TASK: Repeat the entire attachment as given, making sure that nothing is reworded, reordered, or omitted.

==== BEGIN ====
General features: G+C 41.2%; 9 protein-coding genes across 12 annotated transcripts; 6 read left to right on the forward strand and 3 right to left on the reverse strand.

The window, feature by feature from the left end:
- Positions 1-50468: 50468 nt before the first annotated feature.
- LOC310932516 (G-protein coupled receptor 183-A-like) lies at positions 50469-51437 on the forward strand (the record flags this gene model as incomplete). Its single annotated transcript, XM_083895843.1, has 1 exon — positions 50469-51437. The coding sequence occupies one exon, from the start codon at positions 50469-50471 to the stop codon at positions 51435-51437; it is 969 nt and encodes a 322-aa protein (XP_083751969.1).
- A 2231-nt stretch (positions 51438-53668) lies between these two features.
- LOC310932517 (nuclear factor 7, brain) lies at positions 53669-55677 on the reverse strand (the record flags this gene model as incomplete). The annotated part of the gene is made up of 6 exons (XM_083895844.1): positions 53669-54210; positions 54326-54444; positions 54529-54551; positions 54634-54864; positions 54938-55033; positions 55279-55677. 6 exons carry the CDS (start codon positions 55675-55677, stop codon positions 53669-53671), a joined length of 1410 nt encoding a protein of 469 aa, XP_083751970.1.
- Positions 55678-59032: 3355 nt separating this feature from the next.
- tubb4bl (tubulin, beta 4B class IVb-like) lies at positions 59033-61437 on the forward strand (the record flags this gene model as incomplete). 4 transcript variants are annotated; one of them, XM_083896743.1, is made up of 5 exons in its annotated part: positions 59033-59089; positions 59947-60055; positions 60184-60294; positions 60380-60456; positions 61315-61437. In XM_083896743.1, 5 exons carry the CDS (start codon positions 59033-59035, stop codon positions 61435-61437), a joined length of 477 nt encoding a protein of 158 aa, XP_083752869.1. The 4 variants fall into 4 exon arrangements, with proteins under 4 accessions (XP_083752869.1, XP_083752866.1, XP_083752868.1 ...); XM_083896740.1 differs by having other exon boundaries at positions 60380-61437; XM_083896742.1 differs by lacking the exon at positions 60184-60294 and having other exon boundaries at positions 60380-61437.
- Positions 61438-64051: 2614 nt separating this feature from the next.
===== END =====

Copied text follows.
General features: G+C 41.2%; 9 protein-coding genes across 12 annotated transcripts; 6 read left to right on the forward strand and 3 right to left on the reverse strand.

The window, feature by feature from the left end:
- Positions 1-50468: 50468 nt before the first annotated feature.
- LOC310932516 (G-protein coupled receptor 183-A-like) lies at positions 50469-51437 on the forward strand (the record flags this gene model as incomplete). Its single annotated transcript, XM_083895843.1, has 1 exon — positions 50469-51437. The coding sequence occupies one exon, from the start codon at positions 50469-50471 to the stop codon at positions 51435-51437; it is 969 nt and encodes a 322-aa protein (XP_083751969.1).
- A 2231-nt stretch (positions 51438-53668) lies between these two features.
- LOC310932517 (nuclear factor 7, brain) lies at positions 53669-55677 on the reverse strand (the record flags this gene model as incomplete). The annotated part of the gene is made up of 6 exons (XM_083895844.1): positions 53669-54210; positions 54326-54444; positions 54529-54551; positions 54634-54864; positions 54938-55033; positions 55279-55677. 6 exons carry the CDS (start codon positions 55675-55677, stop codon positions 53669-53671), a joined length of 1410 nt encoding a protein of 469 aa, XP_083751970.1.
- Positions 55678-59032: 3355 nt separating this feature from the next.
- tubb4bl (tubulin, beta 4B class IVb-like) lies at positions 59033-61437 on the forward strand (the record flags this gene model as incomplete). 4 transcript variants are annotated; one of them, XM_083896743.1, is made up of 5 exons in its annotated part: positions 59033-59089; positions 59947-60055; positions 60184-60294; positions 60380-60456; positions 61315-61437. In XM_083896743.1, 5 exons carry the CDS (start codon positions 59033-59035, stop codon positions 61435-61437), a joined length of 477 nt encoding a protein of 158 aa, XP_083752869.1. The 4 variants fall into 4 exon arrangements, with proteins under 4 accessions (XP_083752869.1, XP_083752866.1, XP_083752868.1 ...); XM_083896740.1 differs by having other exon boundaries at positions 60380-61437; XM_083896742.1 differs by lacking the exon at positions 60184-60294 and having other exon boundaries at positions 60380-61437.
- Positions 61438-64051: 2614 nt separating this feature from the next.